Mendel (Emanuel)'s Top Matches
About Mendel (Emanuel) Low Lehman (Lehmann)
LEHMAN, Emanuel, merchant, a native of the village of Rimpar, near Wurzburg, Germany, was born Feb. 15, 1827. His parents, who were of German-Hebrew descent, gave their son a sound training both at home and in the high school in Wurzburg and the lad then entered upon the practical work of life. At that period, many Germans had learned of the better opportunities presented by the new world and were exchanging homes in the fatherland for a residence in the Southern States. Following this movement, Mr. Lehman sailed for America in 1847 and joined his brother Henry, a merchant in Montgomery, Ala., since 1844, in the management of a general store. They were diligent and hard working men, and as they prospered drifted naturally into a factorage and cotton business. To enable a cotton planter to cultivate his crop, it is necessary for him to resort to some neighboring general merchant, who will advance to him a large amount of supplies and carry him along to the time when the crop can be harvested and sold. The intimate relations of the Lehman Bro's with the cotton planters resulted in the development of an extensive trade, both in supplies and in cotton. The staple they shipped to the north and to Europe.
In 1856, the Lehman Bro's found themselves compelled by a growing business to establish a house in New York city, and Emanuel Lehman was placed in charge of it. The Civil War caused a serious interruption in the operations of the New York house, but, in 1865, it was re-established by Emanuel Lehman, the younger brother, Mayer, remaining in Montgomery for a while in charge of the Southern business, which is yet conducted under the name of Lehman, Durr & Co. They also established a commission business in New Orleans in 1865 under the title of Lehman, Newgass & Co., now known as Lehman, Stern & Co. All three firms are now prominent in their respective cities and deal in cotton, sugar, coffee, etc. Emanuel Lehman, senior partner in the firm, has made his home in New York since 1856.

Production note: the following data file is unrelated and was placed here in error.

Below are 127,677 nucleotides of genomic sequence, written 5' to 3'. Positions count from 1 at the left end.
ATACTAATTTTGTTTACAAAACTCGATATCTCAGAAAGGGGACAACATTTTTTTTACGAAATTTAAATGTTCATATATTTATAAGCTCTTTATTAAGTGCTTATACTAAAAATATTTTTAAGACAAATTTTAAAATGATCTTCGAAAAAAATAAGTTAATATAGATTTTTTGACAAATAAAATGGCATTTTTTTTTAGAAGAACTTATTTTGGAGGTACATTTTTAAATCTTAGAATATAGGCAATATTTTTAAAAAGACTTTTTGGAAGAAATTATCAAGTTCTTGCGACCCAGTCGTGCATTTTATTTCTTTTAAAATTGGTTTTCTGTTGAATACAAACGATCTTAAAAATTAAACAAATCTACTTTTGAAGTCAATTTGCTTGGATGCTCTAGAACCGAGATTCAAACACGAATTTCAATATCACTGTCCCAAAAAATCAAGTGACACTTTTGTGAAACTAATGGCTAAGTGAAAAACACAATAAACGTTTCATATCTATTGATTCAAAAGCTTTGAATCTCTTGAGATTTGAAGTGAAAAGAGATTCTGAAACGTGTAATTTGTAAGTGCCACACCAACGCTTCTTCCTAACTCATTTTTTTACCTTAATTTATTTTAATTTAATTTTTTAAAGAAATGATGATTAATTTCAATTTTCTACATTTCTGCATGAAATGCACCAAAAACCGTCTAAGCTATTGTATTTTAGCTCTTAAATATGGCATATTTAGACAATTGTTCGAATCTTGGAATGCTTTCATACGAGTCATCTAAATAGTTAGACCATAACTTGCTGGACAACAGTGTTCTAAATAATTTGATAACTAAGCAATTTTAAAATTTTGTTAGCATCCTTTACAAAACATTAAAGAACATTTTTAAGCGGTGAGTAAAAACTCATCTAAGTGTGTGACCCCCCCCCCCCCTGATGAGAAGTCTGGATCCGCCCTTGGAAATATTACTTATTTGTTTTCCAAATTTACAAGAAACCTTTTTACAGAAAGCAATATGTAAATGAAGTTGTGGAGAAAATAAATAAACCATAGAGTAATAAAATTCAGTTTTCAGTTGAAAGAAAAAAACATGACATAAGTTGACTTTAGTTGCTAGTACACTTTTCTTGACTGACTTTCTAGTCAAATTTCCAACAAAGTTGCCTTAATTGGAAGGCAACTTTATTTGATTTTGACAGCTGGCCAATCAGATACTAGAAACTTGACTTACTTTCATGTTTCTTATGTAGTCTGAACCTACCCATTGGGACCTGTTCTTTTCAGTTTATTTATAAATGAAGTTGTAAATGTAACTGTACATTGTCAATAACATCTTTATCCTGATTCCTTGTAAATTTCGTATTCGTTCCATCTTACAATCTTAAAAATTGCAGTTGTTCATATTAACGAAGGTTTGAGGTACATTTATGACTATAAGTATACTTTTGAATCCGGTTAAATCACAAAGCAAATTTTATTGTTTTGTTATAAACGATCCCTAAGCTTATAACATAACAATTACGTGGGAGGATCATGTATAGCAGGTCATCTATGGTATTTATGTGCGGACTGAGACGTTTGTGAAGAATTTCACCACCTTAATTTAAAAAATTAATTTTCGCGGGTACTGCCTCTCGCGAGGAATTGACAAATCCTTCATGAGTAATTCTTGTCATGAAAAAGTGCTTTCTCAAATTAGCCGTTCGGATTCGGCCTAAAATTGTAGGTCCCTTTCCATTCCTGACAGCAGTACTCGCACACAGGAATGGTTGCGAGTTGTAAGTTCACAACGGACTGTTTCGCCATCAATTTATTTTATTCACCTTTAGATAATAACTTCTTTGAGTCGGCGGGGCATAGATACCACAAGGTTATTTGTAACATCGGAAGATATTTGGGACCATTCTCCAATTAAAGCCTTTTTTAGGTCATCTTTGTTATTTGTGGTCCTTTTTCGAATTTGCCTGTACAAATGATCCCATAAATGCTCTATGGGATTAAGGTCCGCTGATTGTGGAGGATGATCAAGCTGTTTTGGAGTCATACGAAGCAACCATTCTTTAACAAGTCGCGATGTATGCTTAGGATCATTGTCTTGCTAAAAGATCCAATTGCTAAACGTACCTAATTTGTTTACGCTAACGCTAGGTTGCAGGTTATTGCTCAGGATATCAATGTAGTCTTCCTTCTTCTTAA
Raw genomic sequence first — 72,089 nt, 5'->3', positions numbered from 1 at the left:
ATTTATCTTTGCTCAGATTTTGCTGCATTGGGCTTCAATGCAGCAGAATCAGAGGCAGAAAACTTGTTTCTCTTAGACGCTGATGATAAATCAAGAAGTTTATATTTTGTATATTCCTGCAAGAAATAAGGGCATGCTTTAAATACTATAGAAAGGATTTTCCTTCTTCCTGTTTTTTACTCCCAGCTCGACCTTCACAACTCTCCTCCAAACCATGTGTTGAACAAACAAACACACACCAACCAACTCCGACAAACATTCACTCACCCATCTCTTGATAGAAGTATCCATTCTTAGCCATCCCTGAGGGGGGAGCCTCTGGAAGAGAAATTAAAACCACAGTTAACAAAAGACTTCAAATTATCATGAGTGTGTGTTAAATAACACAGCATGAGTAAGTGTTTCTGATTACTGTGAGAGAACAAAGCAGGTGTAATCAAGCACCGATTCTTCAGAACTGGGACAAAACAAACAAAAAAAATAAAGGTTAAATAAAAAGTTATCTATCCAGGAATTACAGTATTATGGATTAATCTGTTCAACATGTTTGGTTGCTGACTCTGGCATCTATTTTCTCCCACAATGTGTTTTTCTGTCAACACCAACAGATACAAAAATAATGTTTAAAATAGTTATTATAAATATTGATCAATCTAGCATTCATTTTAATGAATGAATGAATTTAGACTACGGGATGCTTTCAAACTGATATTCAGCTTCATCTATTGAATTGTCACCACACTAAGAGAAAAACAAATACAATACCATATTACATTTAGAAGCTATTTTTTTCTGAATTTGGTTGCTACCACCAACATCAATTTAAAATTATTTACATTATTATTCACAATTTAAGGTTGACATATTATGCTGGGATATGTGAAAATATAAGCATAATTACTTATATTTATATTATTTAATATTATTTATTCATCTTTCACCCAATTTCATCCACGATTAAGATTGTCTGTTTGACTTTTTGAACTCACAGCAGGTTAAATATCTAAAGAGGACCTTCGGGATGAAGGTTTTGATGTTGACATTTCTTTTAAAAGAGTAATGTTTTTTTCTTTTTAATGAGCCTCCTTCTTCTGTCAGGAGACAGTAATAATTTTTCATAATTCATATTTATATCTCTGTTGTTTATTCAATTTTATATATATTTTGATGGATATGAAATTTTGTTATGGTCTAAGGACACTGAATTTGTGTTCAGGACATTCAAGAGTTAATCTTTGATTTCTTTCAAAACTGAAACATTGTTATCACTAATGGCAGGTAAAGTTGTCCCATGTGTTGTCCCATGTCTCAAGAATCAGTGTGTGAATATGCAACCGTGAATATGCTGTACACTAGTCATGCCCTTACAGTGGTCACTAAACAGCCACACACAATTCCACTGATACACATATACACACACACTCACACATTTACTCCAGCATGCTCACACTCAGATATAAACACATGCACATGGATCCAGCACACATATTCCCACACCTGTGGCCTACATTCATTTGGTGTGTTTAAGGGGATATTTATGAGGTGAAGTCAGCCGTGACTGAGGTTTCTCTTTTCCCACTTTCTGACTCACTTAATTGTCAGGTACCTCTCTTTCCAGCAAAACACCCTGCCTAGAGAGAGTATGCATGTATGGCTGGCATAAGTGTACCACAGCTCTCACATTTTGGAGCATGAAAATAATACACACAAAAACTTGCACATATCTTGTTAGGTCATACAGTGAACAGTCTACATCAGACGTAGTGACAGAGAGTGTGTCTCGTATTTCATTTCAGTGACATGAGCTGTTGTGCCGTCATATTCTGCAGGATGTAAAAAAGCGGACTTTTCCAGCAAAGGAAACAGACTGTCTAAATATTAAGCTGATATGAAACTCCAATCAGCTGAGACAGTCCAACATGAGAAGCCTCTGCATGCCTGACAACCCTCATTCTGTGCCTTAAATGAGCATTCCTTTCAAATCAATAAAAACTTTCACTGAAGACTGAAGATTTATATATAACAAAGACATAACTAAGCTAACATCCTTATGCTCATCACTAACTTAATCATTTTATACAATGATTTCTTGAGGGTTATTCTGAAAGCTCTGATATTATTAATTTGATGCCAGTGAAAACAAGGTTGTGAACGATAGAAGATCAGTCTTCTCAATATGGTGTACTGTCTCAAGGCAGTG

After the War, the brothers Lehman devoted themselves to a task which has enlisted the sympathy and active interest of every progressive and public-spirited man in the South, namely, a revival of the interests prostrated by the War and a development of the theretofore scarcely exploited natural resources of the region. In 1865, the State of Alabama being impoverished, the Lehman Bro's furnished $100,00 to defray the expenses of the first convention, held under the reconstruction act, and afterward acted as fiscal agents for the State, retaining this relation until Alabama came under the control of the Radicals, about 1871. By their investments, they promoted the reorganization of railroad companies, the improvement of real estate, the building of iron furnaces and other factories, and the opening of coal mines. They now have large interests in these properties and have aided largely in building several Southern railroads. They are also principal owners of two excellent and prosperous cotton mills, one operated by The Tallassee Falls Manufacturing Co., near Montgomery; the other, the Lane Mills in New Orleans.
Mr. Lehman is a director of The Mercantile National Bank, The Queens County Bank on Long Island, The Alabama Mineral Land Co., The Berry-Boice Cattle Co., The Metropolitan Ferry Co., and The Tenth & Twenty-third Streets Railroad Co., and The Third Avenue Railroad. He displays the marked philanthropy so characteristic of his race, and cordially supports the Hebrew charities of the city and serves as president of The Hebrew Orphan Asylum.
In May, 1859, he married Pauline, daughter of Louis Sondheim of New York. His wife died in 1871, leaving four children: Milton; Philip a partner in the firm; Harriet and Eveline. Mr Lehman is a member of the Southern Society and highly respected in business circles in this city.
Henry Hall, ed., America’s Successful Men of Affairs, an Encyclopedia of Contemporaneous Biography (New York: New York Printing Company, 1895) 391-392